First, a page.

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The English Farm Wagon Origins and Structure

This advert is located in and around Skipton, London

Advert Description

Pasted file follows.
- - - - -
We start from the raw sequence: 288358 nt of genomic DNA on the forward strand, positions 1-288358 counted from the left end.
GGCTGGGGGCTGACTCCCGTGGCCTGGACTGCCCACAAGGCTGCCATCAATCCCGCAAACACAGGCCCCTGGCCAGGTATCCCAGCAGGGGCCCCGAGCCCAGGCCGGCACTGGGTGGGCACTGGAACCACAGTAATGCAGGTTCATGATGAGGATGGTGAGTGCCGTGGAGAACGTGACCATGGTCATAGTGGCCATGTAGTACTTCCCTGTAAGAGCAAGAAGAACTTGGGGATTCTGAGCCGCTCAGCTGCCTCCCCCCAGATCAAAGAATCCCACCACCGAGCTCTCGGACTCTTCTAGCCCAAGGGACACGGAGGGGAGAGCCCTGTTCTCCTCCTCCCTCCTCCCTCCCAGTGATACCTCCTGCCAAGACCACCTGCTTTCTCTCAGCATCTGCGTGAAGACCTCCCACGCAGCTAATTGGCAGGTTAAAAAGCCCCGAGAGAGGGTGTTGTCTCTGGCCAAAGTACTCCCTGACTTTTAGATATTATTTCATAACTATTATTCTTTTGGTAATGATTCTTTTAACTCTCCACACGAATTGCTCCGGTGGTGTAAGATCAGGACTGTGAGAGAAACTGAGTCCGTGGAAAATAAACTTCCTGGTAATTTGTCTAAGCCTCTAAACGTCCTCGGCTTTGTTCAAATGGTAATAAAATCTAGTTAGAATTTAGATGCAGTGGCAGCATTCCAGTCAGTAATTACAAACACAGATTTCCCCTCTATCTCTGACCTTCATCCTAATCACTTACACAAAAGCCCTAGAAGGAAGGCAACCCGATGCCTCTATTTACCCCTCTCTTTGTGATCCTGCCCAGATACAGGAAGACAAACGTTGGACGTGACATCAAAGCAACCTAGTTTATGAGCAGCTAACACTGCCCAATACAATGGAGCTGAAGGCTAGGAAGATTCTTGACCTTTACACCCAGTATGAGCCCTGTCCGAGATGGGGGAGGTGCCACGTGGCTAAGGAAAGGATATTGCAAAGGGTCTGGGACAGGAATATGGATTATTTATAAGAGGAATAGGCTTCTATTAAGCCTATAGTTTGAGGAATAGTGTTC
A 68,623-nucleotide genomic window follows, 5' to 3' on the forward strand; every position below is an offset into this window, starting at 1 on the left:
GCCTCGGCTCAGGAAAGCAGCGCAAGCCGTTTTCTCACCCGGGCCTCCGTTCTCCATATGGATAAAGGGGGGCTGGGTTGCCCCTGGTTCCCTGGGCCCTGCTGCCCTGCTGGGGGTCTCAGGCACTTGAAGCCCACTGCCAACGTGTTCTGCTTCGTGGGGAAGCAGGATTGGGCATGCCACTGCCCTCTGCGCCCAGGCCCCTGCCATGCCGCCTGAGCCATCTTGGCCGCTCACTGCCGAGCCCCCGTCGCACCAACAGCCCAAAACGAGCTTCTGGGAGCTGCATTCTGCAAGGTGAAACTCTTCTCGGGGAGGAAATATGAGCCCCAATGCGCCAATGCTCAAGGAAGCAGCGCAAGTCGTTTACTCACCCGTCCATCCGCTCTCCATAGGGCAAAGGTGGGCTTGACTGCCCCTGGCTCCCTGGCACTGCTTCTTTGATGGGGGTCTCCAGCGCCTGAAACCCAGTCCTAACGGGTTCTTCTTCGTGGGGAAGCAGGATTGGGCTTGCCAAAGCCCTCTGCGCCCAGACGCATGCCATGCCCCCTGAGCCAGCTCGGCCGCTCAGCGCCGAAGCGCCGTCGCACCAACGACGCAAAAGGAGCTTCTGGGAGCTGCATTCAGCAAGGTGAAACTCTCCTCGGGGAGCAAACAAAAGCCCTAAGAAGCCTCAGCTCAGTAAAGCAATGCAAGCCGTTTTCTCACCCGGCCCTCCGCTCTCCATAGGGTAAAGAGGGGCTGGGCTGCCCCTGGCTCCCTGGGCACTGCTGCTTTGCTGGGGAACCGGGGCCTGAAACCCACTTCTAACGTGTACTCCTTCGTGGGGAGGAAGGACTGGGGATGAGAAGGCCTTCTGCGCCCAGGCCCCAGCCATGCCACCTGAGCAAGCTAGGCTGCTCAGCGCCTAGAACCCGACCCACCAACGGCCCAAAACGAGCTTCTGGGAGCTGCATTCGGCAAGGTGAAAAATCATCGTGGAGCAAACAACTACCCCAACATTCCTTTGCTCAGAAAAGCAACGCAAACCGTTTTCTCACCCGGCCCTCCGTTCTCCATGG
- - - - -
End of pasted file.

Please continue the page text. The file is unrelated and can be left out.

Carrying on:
Oxfam Bookshop Skipton Development of the wagon from the Early Iron Age and techniques of wagon makers. 28 Regional Designs described & Illustrated. For about two hundred years a village made four wheeled vehicle, called a wagon to distinguish it from the cart with only two wheels, was a common sight in many parts of the English countryside. It was used for carrying the hay and corn harvest from the fields and for transporting grain and other produce to market. Factory made boat and barge wagons had appeared, but the village wheelwrights built their wagons to last more than one farmer's lifetime and it is some tribute to their craftsmanship that the author of this book was able to find examples of traditional wagons in every district of the country in which they had been used. This book is based on a survey of nearly 600 wagons. Dr John Geraint Jenkins (1929-2009), expert on country crafts and life, took up his first museum post at Leicester in 1952, moving soon afterwards to the Museum of English Rural Life at Reading where he undertook the research that led to this, his first major publication. Good condition. Dust Jacket slightly See Oxfam website for delivery information

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